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Reviewed: Star Wars Episode 1: The Phantom Menace
Publisher: Lucasarts
Developer: Lucasarts
Genre Type: 3D Platform Shooter/RPG
Price: $49.95
Required System:
Reviewer's System: PII233, 96MB Ram, 8GB HD, Riva 128ZX video card (8MB PCI), Win98
Related Games: Star Wars Episode 1: Racer and SWEP1: The Gungan Frontier
Overall Rating:
Author:Michael Ahlf      Date: July 21st 1999
Page: 2
The game's engine is rather unique.  Playing through the game, players will switch characters frequently (in fact, almost constantly in the last level). There are a maximum of six different weapons per character, five collectable and one default. Also hurting the game is a distressing lack of Jedi force powers: even Qui-Gon, the great Jedi Master, only uses a flipping jump, saber shot blocking,  and Force Push, while in any game he ought to have a great number of powers at his disposal.  The camera angle is non-adjustable, a real problem since enemies will often be shooting at the character far in advance of the player's seeing them onscreen. This became a particular problem again in the last level, when an item necessary to continue is hidden not by a secret door or anything, but by placing it above the normal camera height, viewable only by a jump in the exact right place.

Level design, for the most part, was pretty straightforward: the basic idea in most parts was to run, killing enemies, and to take the hardest path (though a secondary path was almost always around if you looked hard enough). One problem came in the form of strict block usage in level design: the Naboo Swamp had a TON of block corners, something that just doesn't seem right for a swamp.  Other places, where corners like that would be expected, were fine.  The removal of roofs to view characters in rooms was great, too -- though again, the ability to see at least the character's field of vision would have helped to keep enemies from hiding in some rooms quite as effectively.

The ability to roleplay in the game is quite nice.  Certain characters can be talked to (usually, all you have to do is walk up to them). When talking to characters, you will be able to pursue sub-quests like rescuing lost children (this will get you good weapons or needed equipment), and on occasion use the force to persuade someone to leave you alone. In the part of the game with Qui-Gon (Mos Espa on Tattoine), randomly killing people will have everyone in the game hunting you, and eventually killing you (note, however, that with care and decent lightsaber timing one can actually DECIMATE Mos Espa's populace, requiring a manual restart of the level and a short reminder not to be a Sith).  The puzzles in this part of the game with roleplaying were fairly complex, involving multiple parts trades to activate Anakin's podracer, but any other "puzzles" were simple -- block dragging and lever flipping at best, with nothing truly complicated.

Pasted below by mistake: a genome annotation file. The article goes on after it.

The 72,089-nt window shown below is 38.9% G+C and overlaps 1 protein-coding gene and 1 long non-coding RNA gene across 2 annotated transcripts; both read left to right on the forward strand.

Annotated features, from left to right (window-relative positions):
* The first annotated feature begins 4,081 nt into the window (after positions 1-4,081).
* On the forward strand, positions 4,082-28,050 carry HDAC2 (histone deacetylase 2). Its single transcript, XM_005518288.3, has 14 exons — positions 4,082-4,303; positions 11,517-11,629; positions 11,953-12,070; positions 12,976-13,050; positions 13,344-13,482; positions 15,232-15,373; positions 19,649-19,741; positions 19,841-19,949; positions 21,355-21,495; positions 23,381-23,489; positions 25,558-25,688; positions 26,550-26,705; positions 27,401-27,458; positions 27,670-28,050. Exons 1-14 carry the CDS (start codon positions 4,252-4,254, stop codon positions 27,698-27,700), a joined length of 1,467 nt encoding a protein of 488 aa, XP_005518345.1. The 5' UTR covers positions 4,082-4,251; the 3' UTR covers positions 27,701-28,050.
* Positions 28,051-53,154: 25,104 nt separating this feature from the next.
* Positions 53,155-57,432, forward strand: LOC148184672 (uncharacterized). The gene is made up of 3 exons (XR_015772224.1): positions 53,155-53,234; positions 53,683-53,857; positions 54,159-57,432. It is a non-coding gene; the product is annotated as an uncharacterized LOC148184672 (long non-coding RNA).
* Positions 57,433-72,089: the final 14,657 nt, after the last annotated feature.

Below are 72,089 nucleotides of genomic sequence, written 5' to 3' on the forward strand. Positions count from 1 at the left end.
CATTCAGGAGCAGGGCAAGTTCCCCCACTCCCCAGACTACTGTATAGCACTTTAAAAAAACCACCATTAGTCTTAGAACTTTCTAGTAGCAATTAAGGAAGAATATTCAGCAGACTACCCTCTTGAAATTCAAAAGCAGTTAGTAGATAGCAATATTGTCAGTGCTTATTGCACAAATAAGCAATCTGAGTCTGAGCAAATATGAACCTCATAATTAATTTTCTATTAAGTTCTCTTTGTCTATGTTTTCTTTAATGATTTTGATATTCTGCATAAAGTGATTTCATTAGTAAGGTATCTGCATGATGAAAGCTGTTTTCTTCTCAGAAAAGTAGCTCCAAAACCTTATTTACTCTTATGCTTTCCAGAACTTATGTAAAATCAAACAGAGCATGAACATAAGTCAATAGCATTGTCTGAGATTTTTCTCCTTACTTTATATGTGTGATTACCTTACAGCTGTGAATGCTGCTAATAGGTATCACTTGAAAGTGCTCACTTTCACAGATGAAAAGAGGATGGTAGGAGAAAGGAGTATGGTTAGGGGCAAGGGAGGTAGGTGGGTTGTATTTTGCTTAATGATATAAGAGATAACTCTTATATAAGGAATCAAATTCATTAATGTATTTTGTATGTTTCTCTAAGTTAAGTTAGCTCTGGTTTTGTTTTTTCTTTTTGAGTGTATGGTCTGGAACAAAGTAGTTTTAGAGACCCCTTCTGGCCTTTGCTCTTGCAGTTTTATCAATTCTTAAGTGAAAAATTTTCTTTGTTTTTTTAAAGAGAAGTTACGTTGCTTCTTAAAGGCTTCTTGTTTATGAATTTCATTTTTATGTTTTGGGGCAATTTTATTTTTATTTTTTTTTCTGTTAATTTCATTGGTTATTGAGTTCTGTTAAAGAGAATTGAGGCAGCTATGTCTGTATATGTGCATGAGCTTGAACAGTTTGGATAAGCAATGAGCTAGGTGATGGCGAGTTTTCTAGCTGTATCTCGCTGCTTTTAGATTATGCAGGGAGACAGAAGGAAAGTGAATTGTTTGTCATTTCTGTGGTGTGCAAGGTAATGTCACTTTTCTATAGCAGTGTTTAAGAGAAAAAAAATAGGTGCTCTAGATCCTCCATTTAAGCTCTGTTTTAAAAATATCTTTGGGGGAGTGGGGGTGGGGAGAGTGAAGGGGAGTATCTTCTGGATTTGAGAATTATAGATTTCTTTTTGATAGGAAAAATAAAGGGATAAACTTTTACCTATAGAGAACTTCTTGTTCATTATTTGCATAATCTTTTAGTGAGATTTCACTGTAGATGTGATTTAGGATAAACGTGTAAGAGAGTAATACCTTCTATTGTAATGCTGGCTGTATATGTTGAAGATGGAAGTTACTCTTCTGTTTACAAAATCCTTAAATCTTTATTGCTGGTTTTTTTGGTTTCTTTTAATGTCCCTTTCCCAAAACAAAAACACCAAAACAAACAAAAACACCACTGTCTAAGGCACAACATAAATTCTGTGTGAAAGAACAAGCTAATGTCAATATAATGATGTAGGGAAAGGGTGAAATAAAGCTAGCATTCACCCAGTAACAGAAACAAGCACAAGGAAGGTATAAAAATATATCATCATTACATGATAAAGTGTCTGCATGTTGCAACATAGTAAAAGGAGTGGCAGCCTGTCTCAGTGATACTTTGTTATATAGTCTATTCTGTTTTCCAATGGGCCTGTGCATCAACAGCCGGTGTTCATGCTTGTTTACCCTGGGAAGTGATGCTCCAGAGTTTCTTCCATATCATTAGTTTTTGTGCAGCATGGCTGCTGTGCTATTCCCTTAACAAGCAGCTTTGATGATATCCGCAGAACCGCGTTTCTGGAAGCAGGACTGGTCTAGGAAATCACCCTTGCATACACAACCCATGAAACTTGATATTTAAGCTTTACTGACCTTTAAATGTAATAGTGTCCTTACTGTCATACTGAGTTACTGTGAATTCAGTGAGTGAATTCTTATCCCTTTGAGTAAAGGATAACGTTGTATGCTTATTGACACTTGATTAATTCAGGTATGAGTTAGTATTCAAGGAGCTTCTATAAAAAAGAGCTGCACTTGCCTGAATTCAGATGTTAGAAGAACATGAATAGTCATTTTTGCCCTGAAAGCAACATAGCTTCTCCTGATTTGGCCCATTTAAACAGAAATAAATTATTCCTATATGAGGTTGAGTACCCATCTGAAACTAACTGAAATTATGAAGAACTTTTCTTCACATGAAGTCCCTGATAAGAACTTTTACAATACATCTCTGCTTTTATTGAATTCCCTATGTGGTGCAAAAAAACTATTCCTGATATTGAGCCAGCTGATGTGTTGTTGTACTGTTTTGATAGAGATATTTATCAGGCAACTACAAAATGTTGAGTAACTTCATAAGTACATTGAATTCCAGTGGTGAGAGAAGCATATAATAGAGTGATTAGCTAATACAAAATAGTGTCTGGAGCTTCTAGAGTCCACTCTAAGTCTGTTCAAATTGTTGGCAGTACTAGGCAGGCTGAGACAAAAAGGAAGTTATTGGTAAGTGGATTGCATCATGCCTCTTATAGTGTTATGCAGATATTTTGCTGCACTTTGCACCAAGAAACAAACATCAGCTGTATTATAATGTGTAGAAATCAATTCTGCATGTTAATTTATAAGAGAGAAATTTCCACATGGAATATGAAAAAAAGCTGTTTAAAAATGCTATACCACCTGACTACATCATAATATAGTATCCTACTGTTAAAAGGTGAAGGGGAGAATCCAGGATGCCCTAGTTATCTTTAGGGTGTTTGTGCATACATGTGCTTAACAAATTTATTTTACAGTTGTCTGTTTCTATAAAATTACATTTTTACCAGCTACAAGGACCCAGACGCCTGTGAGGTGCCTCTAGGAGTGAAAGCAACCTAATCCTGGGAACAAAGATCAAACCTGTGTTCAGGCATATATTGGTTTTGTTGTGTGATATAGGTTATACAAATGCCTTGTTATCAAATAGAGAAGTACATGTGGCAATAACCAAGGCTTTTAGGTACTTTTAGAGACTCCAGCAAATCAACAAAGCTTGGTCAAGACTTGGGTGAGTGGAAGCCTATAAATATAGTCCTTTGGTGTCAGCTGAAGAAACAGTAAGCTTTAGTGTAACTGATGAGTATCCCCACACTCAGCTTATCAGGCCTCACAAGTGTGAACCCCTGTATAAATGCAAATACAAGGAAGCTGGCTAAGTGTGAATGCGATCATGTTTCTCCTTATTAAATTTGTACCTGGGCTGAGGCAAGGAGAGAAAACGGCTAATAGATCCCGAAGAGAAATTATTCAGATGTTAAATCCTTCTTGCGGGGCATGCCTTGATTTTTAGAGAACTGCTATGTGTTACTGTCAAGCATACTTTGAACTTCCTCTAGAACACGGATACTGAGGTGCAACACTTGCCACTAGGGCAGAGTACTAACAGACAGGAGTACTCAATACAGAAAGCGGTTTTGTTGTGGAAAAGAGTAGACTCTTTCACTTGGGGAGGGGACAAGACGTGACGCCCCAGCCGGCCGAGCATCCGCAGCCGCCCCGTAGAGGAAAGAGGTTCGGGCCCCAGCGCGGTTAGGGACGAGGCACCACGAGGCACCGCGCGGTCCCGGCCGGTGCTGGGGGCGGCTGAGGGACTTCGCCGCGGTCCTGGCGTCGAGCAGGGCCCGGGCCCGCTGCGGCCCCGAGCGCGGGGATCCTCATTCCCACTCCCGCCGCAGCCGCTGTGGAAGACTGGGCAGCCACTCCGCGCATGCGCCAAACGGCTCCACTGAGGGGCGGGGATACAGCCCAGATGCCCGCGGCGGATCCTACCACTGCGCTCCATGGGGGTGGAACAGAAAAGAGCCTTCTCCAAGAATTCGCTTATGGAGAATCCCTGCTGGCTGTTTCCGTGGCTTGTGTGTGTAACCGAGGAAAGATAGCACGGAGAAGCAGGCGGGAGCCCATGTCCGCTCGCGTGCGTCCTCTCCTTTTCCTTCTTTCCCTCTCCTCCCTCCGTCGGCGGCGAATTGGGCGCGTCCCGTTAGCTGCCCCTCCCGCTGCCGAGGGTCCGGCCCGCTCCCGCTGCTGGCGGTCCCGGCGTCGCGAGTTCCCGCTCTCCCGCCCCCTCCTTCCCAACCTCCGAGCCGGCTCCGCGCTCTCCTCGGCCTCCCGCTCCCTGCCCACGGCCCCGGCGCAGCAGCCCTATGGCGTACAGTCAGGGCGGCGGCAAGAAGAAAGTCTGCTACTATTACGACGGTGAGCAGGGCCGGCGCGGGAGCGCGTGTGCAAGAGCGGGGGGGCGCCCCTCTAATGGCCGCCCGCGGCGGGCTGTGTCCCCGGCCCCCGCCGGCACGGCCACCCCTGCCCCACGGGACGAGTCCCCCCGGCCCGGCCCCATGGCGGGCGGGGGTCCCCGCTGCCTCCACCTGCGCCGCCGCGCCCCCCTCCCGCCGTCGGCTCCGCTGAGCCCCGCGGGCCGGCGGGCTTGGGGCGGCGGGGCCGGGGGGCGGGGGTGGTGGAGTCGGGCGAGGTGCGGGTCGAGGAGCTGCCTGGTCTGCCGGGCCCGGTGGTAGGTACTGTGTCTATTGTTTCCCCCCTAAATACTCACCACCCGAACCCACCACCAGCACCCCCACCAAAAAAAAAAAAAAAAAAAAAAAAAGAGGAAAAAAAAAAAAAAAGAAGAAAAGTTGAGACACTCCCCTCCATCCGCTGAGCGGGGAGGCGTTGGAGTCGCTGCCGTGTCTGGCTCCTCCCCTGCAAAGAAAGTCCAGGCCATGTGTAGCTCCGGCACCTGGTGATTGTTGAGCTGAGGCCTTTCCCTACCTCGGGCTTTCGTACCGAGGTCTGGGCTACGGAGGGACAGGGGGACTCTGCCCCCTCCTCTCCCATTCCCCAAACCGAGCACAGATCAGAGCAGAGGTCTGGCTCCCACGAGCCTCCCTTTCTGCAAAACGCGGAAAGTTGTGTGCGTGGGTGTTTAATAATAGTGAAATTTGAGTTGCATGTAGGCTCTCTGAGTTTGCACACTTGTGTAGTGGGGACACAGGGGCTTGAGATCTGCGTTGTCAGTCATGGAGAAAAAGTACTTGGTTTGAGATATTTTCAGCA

The weaponry in the game was fairly simple: the basic weapon for the Jedi was the Lightsaber (naturally), with other characters carrying their own blasters (note: Padme's Droid Stunner is NOT a great weapon). The blaster rifles and repeater rifles worked well, taking down droids quickly.  For overkill, two types of grenades (flash grenades and thermal detonators) and a missile contraption were available, mostly useful for taking down the rolling assault droids.  The enemy AI was also pretty bad... most enemies just ran for the character and shot, giving little thought to dodging. 

When it came to controls... the game seemed most like a console game.  The keyboard controls were edgy, and my joystick was WAY too fidgety, since the deadzone was set up for gamepads and not analog control. Most of the jumps took multiple tries, just because they were touchy and the controls were imprecise: half a degree rotation, not doable with the keyboard, meant missing or making a grab. Equally frustrating was the Jedi flip jumps: they were touchy as well, going off about half the time I tried to make them.  The strategy of "save early, save often" in any level requiring jumping over pits wasn't just good advice -- it was almost a necessity.

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Engine -generated cutscenes look pretty good.

The lightsaber can block most enemy shots.

Welcome to the Marsh of Naboo: the water looks nice.

Please, guys -- square corners in a swamp?

Welcome to the raceway: Anakin wants his parts back, so you get to go rescue them.

Conversations are fun, especially when you win the argument. :)

Added:  Wednesday, July 21, 1999
Reviewer:  Michael Ahlf
Page: 2/4

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